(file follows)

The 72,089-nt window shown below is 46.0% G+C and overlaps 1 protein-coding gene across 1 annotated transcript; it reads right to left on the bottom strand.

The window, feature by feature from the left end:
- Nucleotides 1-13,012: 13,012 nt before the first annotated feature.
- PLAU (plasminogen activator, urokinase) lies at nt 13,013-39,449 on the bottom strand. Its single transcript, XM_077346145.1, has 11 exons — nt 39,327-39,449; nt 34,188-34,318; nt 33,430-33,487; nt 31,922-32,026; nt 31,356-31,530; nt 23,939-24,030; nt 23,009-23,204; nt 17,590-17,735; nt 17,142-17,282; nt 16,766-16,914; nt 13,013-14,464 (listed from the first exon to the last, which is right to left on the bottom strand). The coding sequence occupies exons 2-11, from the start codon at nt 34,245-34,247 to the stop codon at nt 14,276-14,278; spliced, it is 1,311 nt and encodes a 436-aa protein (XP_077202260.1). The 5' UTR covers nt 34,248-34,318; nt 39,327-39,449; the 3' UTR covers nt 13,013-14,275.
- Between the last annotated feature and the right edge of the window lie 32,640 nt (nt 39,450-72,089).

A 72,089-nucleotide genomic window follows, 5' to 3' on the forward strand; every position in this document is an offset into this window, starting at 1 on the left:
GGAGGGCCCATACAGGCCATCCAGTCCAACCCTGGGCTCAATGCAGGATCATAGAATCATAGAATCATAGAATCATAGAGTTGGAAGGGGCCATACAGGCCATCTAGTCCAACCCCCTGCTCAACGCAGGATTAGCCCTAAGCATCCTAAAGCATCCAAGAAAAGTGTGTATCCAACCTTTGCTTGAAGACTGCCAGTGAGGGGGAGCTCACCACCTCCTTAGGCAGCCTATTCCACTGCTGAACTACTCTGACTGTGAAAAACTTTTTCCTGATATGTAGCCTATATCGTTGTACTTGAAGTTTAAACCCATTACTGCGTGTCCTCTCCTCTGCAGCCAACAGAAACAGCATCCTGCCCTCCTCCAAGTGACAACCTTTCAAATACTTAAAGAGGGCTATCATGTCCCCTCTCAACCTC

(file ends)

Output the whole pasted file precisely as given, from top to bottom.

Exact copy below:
The 72,089-nt window shown below is 46.0% G+C and overlaps 1 protein-coding gene across 1 annotated transcript; it reads right to left on the bottom strand.

The window, feature by feature from the left end:
- Nucleotides 1-13,012: 13,012 nt before the first annotated feature.
- PLAU (plasminogen activator, urokinase) lies at nt 13,013-39,449 on the bottom strand. Its single transcript, XM_077346145.1, has 11 exons — nt 39,327-39,449; nt 34,188-34,318; nt 33,430-33,487; nt 31,922-32,026; nt 31,356-31,530; nt 23,939-24,030; nt 23,009-23,204; nt 17,590-17,735; nt 17,142-17,282; nt 16,766-16,914; nt 13,013-14,464 (listed from the first exon to the last, which is right to left on the bottom strand). The coding sequence occupies exons 2-11, from the start codon at nt 34,245-34,247 to the stop codon at nt 14,276-14,278; spliced, it is 1,311 nt and encodes a 436-aa protein (XP_077202260.1). The 5' UTR covers nt 34,248-34,318; nt 39,327-39,449; the 3' UTR covers nt 13,013-14,275.
- Between the last annotated feature and the right edge of the window lie 32,640 nt (nt 39,450-72,089).

A 72,089-nucleotide genomic window follows, 5' to 3' on the forward strand; every position in this document is an offset into this window, starting at 1 on the left:
GGAGGGCCCATACAGGCCATCCAGTCCAACCCTGGGCTCAATGCAGGATCATAGAATCATAGAATCATAGAATCATAGAGTTGGAAGGGGCCATACAGGCCATCTAGTCCAACCCCCTGCTCAACGCAGGATTAGCCCTAAGCATCCTAAAGCATCCAAGAAAAGTGTGTATCCAACCTTTGCTTGAAGACTGCCAGTGAGGGGGAGCTCACCACCTCCTTAGGCAGCCTATTCCACTGCTGAACTACTCTGACTGTGAAAAACTTTTTCCTGATATGTAGCCTATATCGTTGTACTTGAAGTTTAAACCCATTACTGCGTGTCCTCTCCTCTGCAGCCAACAGAAACAGCATCCTGCCCTCCTCCAAGTGACAACCTTTCAAATACTTAAAGAGGGCTATCATGTCCCCTCTCAACCTC